Waiting for Hope

Winner of Christian Courier's Annual Short Story Contest

Introduction to the 2014 Children's Short Story Contest Winners

Christian Courier is delighted to announce the winners of the Fifth Annual Children's Short Story Contest. The finalists were judged by Angela Reitsma Bick, editor, Cathy Smith, features editor, and Bert Witvoet, contributing editor. We congratulate Renessa Visser, our Intermediate Category winner, and Sarah Williams, our Junior Category winner. Renessa was a winner last year as well! Both girls will receive a $50 Chapters Gift Card. We at CC were pleased with the number of excellent entries and commend our young writers for their creativity!

Renessa Visser's story “Waiting for Hope” prompted the following assessments from the judges. Reitsma Bick said, “This young author breathes life into a familiar story – one in which life and breath matter very much – by telling it from a new perspective. The writing shines in its believable detail, rising tension and stirring conclusion.” Smith commented, “Narrating the story in the first person point of view, by an author of a similar age as Jairus’ daughter, gives it appealing authenticity. There is a praiseworthy effort to ground the story in culturally appropriate details, such as the Hebrew names for mother and father and the fact that the dead were considered unclean. The story shows creativity and spiritual maturity.” Witvoet noted, “Although the story is well-known as a familiar Bible story, the writer manages to give it a fresh appeal by choosing to write from the girl's point of view. She offers us a realistic picture of suffering and doubt. Her style is mature and her knowledge of what makes a Jew unclean is a good example of good theological insight. The ending is almost a bit over the top in terms of spiritual maturity, but not enough to spoil the effect of a well-crafted story.”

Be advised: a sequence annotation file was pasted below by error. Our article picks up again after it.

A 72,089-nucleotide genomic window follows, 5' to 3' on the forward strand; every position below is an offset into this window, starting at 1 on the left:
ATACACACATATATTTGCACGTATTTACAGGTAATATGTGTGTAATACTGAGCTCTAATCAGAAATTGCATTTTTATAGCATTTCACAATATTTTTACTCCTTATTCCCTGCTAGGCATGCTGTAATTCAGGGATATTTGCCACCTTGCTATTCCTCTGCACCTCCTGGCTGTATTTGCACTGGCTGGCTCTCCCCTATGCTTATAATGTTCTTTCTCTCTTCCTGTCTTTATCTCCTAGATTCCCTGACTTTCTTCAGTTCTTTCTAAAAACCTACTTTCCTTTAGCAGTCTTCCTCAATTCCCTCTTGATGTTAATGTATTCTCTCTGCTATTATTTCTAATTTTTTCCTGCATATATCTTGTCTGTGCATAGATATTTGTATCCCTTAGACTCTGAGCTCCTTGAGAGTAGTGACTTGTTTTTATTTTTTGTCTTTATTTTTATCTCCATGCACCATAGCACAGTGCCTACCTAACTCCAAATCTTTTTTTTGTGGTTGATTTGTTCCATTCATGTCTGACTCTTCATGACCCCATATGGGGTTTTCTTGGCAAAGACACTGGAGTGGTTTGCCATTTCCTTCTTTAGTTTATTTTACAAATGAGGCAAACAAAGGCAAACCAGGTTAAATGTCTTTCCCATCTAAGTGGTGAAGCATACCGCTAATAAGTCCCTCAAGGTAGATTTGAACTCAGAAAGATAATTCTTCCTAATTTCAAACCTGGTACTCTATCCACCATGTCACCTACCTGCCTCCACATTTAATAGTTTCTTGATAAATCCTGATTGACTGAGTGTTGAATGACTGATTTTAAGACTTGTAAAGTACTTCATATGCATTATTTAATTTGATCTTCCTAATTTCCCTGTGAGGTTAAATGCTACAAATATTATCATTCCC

The judges offered these remarks about Sarah Williams’ story “The Cool Reading Place.” Reitsma Bick commented, “In the richly imaginative world of this story, a tree is lonely and a girl needs a cool, quiet place to read. These simple but universal longings drive the narrative, which is enriched by its credible dialogue and plucky protagonist.” Smith said, “I like Sarah’s poetic vocabulary – phrases like ‘weary path’ and ‘droopy tree’ are nicely metaphorical – and her inclusion of a subplot. That’s quite sophisticated for a young writer.” Witvoet responded, “The Cool Reading Place” has a good plot and the writer cleverly solves the problem of having all willows cut down. She needs to be more careful with language, as in ‘blisters from the days that were so blistering.’ The simile of a ‘shelf as big as a tractor shed’ is not effective. The writer definitely shows good skills in telling a story.”

— Cathy Smith, Features Editor

Waiting for Hope

I had always known how sick I was, and that one day I would die early, but I never knew how awful it would be to die. Ever since I was little, I watched the doctors come, shake their heads, and turn away. They couldn't help me, they said. They couldn't figure out what was wrong with me. Abba (Daddy), Jairus, was well known in the synagogue, being a ruler there, but still, he could find no one to heal me, his only daughter. 

The year I turned 12 — as we all began to realize — would be my last. My strength was failing fast, and eating was very difficult. One day Abba burst into my hot little room, beaming with happiness.